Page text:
Case Study for Multiple Oppositions

Discuss target selection in a case study example

Devon Lawrey, CCC-SLP
By Devon Lawrey, CCC-SLP
May 21, 2024
Case Study for Multiple Oppositions

4-year-old boy presenting with a moderate-severe speech sound disorder.

During the evaluation, he produced the following phonological processes: final consonant deletion, syllable deletion, voicing, deaffrication, stopping, cluster reduction, and nasal assimilation.

Additionally, he produced a phoneme collapse: [d] for /z/, /tr/, /dʒ/, /k/, /tʃ/, /sl/, /kr/.

Included in his speech sound inventory: [b, p, m, n, ŋ, w, d, t, g, h, z, s, f, ʃ]

Not included in his speech sound inventory: [k, v, dʒ, tʃ, ʒ, l, ɹ, θ, ð]

All clusters are reduced in all word positions. ** Does he meet the criteria for multiple oppositions approach? ** Yes!

  • He is within the age range
  • He is missing 9 sounds from his inventory across 4 manners, including a stop, fricatives, affricates, and liquids
  • He has a phoneme collapse to [d] as well

What targets would be the best choice? I like to break this information down into a table, see below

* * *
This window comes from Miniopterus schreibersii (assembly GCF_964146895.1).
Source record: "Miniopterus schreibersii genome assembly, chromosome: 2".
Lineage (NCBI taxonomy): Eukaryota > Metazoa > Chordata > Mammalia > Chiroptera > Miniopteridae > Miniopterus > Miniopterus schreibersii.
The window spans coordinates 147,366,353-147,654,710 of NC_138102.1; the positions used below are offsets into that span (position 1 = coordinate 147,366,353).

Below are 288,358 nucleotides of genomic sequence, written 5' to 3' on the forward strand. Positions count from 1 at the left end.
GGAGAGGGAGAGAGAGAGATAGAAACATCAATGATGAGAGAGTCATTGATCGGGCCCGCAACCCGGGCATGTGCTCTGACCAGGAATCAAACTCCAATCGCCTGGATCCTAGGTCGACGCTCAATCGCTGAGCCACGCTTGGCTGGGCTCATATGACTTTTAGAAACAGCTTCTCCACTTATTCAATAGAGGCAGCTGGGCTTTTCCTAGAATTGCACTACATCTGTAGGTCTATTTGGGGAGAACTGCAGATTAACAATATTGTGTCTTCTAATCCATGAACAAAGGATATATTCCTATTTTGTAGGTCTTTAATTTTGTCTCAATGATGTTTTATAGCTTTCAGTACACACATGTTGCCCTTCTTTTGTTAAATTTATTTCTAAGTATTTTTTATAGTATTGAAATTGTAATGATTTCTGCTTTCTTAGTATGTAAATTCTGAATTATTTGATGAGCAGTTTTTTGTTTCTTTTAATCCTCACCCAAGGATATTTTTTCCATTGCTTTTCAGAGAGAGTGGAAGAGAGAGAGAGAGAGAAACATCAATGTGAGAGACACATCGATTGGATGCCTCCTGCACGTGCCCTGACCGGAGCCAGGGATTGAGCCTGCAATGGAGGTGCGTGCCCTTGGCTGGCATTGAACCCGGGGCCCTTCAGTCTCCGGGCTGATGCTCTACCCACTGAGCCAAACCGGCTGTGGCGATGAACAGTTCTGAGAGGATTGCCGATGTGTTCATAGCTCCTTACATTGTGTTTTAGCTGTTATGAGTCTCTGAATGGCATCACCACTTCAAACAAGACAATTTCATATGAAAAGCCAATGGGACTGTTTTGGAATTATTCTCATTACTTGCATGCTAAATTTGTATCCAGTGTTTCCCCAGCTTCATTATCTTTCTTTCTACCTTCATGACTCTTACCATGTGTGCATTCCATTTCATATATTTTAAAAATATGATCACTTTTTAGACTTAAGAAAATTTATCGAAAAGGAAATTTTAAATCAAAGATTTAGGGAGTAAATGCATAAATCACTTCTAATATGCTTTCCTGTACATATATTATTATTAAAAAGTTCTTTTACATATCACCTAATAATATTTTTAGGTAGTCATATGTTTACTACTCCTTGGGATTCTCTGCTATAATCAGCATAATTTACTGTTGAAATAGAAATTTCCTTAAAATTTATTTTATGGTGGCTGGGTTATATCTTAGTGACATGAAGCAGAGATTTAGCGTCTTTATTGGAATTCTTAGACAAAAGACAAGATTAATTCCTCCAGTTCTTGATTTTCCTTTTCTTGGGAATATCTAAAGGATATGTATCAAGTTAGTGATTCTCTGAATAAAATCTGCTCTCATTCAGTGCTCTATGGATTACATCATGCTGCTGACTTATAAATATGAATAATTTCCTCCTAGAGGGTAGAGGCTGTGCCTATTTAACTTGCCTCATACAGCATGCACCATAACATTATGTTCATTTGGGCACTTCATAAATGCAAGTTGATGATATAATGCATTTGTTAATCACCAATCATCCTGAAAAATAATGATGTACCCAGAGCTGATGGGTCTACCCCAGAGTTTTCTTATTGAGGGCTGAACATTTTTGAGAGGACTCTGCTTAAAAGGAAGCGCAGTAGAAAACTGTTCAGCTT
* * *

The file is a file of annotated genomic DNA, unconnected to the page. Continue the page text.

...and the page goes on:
Phoneme Collapse:

Screenshot 2024-05-13 at 2.42.29 PM.png

Potential therapy targets:

Screenshot 2024-05-13 at 2.41.22 PM.png

I would choose /k/, /tʃ/, and /sl/ as therapy targets. /k/ differs in placement and voicing. /tʃ/ differs in manner, placement, and voicing. /sl/ differs in manner, voicing, and linguistic unit. There is not one correct answer. You could justify another target choice. This comes down to clinical judgment.

**Potential target word sets: ** Deep vs keep, cheep, sleep Dip vs Kip, chip, sip Dew vs coo, chew, slew Daze vs K’s, chaise, sleighs

Topics discussed in this article:
Speech Sound DisordersTherapy Tips

Devon Lawrey, CCC-SLP

Devon Lawrey, CCC-SLP has been practicing speech therapy throughout the state of Michigan for six years. She has her Master's Degree in Speech-Language Pathology from Western Michigan University. Her passion in life is collaborating with families to support their child's individual communication needs and improve their overall quality of life.